The man wore his thin white robe over a plain shirt that ran buttons down the middle. His pants were a deep blue woven with a rigid fabric that refused to bend unlike cotton or silk. One thing that particularly stood out was how clean and fitted everything looked. She couldn’t for the life of her figure out what purpose his clothes held. They wouldn’t serve him well in any sort of battlefield, nor would it offer the elegance and class befitting that of the court, and she dared not think they were of casual wear given how expensive they looked. Suffice to say, his attire was unlike anything she’d seen before.
Mages had once worn loose flowing robes in centuries past, but they’d quickly fallen out of style once the kingdoms systematically rooted out the magic abusers and debunked the mystic and mysterious ways of the ‘great and all mighty sorcerers’. Even then, his robes looked nothing like the paintings she had seen in the state library.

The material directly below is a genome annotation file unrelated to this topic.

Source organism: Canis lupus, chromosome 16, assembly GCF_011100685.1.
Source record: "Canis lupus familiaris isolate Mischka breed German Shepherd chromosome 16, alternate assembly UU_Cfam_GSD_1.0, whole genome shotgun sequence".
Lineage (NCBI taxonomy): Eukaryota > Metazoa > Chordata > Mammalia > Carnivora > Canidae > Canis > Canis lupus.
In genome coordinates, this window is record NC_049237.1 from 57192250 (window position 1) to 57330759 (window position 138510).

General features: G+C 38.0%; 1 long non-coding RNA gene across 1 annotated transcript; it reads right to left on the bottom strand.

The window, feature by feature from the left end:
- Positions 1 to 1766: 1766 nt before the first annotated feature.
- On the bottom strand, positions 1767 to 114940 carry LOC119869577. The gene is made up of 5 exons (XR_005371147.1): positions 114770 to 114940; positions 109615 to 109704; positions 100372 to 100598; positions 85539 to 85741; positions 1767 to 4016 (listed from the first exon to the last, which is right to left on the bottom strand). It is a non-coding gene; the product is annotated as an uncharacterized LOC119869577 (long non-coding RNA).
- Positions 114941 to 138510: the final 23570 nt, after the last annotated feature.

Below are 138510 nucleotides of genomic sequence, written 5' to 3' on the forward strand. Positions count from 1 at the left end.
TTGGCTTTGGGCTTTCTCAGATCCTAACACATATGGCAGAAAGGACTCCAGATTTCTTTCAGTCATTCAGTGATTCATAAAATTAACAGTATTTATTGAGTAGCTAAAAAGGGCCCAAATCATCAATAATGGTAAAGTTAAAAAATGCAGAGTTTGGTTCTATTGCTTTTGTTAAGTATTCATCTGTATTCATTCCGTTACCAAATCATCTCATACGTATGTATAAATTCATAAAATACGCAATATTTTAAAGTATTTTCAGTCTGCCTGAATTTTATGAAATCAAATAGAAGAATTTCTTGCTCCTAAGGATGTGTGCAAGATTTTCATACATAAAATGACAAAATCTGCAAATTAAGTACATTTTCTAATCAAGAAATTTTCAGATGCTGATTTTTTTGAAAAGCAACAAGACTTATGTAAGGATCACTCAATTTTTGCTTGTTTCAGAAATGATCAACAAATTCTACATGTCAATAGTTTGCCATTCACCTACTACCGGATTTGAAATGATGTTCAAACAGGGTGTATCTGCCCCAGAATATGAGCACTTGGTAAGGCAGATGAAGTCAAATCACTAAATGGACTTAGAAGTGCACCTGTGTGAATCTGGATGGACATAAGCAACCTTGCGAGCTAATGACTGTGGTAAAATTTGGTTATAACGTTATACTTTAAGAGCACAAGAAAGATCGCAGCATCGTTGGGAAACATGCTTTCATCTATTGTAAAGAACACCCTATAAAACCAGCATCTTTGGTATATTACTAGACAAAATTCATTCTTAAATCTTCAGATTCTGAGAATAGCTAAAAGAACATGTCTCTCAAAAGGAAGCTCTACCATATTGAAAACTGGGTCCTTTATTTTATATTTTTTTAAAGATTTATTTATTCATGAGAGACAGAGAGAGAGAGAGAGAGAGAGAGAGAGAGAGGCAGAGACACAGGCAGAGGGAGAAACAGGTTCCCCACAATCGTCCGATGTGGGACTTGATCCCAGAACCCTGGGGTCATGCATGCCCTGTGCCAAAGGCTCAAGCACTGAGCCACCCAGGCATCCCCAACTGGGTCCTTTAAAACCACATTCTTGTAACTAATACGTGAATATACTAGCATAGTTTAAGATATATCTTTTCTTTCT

Young observed Ash’s face as focus, confusion, consternation, and capitulation arrived and left their mark on her face before packing up their things and flying away. It was funny at first, but a timely reminder that he had more important duties to carry out than talk to a princess from an underdeveloped world.
Young, there’s a hidden module starting to analyze the firewall, you need to install the heuristic module now.